The Swapper is a puzzle-platformer released for PlayStation 4 on August 5, 2014. It was developed by @, @, @, @ and published by Facepalm Games. For more info check out their site.
Space, the final frontier. Both for human exploration and, in the case of Facepalm Game’s mind-bending game The Swapper, puzzle solving. But The Swapper is so much more than puzzles. It’s about the atmosphere. It’s about the story. It’s about the prodding, ethical questions brought about by cloning and transferring your conscious. The Swapper really challenges the player’s perception of conscious and forces you to question what you are at your core. It’s really good science fiction and very reminiscent of some of the best Star Trek episodes I’ve ever seen.
Set long after humans have exhausted all of the earth’s natural resources, we now travel the stars in search of new planets to mine. The game starts with the player on a ship
orbiting one of these mineral-rich planets, Chori V. An unknown disaster sounds the alarm on your ship and so you evacuate to the planet below. While on this planet you discover a mysterious device known as the swapper. You take this device back to the ship orbiting Chori V, the Theseus. Upon your arrival, you discover that something horrible has happened to the crew of the Theseus. Your goal now is to reach the command deck so that you can signal for help.
The main gameplay element of this game is the swapper. This fantastical piece of tech allows you to create up to four clones of yourself and move your conscious between them. Whichever clone your conscious is in is now the one you control and the other four mimic your movement wherever they are. So if you move forward and jump they’ll move forward and jump. Using this gun you make your way through the ship progressing through rooms using your clones to solve puzzles. In one room you might need to create and place your four clones on four different pressure pads to open the door and move forward. And in another, you need to use your clones as sacrificial lambs to make your way to the top of a tall room. I don’t know how many of my clones I left behind to fall to their death as I swapped into a new clone I created in front of me. It’s a totally unique idea, something I’ve never seen explored in games, movies or tv before.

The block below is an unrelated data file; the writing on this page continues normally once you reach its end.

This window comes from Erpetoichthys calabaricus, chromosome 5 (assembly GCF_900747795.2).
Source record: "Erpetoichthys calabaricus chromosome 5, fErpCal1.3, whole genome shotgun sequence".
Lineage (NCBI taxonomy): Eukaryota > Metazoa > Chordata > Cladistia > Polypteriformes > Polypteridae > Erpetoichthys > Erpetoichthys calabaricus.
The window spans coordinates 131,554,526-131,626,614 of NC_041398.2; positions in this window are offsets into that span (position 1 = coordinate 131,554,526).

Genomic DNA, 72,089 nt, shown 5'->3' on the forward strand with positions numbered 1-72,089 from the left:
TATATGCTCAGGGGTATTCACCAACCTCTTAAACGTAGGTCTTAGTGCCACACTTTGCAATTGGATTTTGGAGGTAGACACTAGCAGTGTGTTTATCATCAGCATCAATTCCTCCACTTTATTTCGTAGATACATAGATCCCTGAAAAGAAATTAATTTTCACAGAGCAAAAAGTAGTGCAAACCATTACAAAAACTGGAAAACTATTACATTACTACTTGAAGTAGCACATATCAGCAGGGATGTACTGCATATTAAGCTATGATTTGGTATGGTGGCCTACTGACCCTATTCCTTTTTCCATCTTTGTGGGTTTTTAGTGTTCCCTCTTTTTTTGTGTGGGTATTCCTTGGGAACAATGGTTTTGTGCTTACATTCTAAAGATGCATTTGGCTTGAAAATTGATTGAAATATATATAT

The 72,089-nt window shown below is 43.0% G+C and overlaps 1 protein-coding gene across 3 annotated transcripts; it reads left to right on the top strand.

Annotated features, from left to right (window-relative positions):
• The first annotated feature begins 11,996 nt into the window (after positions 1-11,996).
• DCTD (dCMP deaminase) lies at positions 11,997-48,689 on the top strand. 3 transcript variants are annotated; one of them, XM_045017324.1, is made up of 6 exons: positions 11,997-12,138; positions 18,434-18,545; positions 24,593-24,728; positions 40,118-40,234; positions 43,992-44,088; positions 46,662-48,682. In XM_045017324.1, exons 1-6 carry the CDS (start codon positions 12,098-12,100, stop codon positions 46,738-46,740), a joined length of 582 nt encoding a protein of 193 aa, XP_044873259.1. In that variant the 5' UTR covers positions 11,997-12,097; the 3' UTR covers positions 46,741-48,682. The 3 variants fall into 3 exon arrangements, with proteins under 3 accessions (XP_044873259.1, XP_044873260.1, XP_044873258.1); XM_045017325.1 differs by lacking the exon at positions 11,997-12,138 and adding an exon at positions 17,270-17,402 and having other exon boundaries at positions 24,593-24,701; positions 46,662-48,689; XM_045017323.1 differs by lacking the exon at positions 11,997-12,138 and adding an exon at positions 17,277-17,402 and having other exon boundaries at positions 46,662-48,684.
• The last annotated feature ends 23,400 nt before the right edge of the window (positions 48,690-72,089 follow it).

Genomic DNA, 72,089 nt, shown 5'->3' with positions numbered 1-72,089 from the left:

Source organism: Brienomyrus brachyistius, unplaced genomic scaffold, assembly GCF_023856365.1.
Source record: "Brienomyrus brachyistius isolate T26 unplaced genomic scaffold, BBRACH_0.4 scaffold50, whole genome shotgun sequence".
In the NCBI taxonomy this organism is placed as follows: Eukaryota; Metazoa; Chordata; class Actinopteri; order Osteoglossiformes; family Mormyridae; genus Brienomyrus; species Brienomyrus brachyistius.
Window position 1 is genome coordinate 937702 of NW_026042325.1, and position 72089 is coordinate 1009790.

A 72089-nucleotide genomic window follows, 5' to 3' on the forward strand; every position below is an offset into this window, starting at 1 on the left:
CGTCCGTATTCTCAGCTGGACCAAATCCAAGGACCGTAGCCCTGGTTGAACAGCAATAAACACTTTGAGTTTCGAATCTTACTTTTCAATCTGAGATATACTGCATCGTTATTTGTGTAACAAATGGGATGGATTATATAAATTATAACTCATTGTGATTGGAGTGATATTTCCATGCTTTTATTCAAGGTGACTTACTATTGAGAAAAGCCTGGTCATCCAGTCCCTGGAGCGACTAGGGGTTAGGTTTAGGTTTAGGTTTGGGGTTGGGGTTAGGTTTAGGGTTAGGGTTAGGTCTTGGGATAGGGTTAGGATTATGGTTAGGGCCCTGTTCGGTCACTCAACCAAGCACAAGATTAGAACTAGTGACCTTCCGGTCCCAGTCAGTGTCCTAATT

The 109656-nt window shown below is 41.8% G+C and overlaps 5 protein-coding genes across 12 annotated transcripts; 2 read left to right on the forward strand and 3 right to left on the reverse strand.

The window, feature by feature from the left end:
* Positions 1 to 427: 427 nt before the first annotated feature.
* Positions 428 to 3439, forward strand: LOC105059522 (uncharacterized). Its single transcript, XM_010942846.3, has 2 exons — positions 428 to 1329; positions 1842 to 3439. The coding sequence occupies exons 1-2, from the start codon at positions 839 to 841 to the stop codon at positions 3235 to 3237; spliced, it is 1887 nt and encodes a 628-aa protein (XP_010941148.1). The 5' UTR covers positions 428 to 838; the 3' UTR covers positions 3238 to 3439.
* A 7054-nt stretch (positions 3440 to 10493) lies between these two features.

The Swapper also has a wholly unique art style. Facepalm Game’s used models moulded out of clay when creating the game. It’s a really distinct look and not one I’ve ever seen in a video game before. The environments look tangible. Everything has texture to it which is unusual in games where most of the environment is usually smooth and looks painted on. You could almost imagine what everything should feel like. The game takes you all over the Theseus showing off a variety of unique and distinct environments. From the ship’s greenhouse to taking a spacewalk between sections of the Theseus, I never felt bored of my surroundings and was constantly being delighted by where I was.
The Swapper also excels in its puzzle design. I never once encountered a puzzle that fet unfair or too hard. Every puzzle was thoughtful and challenging. This made solving them all the more satisfying. The difficulty increased as my competence increased and that is the hallmark of a truly great puzzle game. There were several puzzles that stuck with me even when I wasn’t playing. I’d think about them and when I had an idea rush to my PS4 to see if it would work. This kind of enjoyment isn’t something I’ve had with a game since playing the first Portal game. The times when I was stumped by a puzzle it never felt like the game’s fault. It always felt like I was just not getting it and needed to be more clever. This is important in puzzle games where struggling with a poorly designed puzzle can ruin the experience for the player.
Another thing that struck me so much about the game was its ending. It’s very bold and thought provoking which is fitting considering it’s a game about cloning. It stuck with me for days after I beat it. All in all The Swapper is an excellent puzzle game and an even better science fiction story. It’s a unique art style I’m not sure has ever been attempted in games before and definitely something I wasn’t expecting. I highly recommend it for fans of a good puzzle as well as anyone who enjoys good science fiction stories.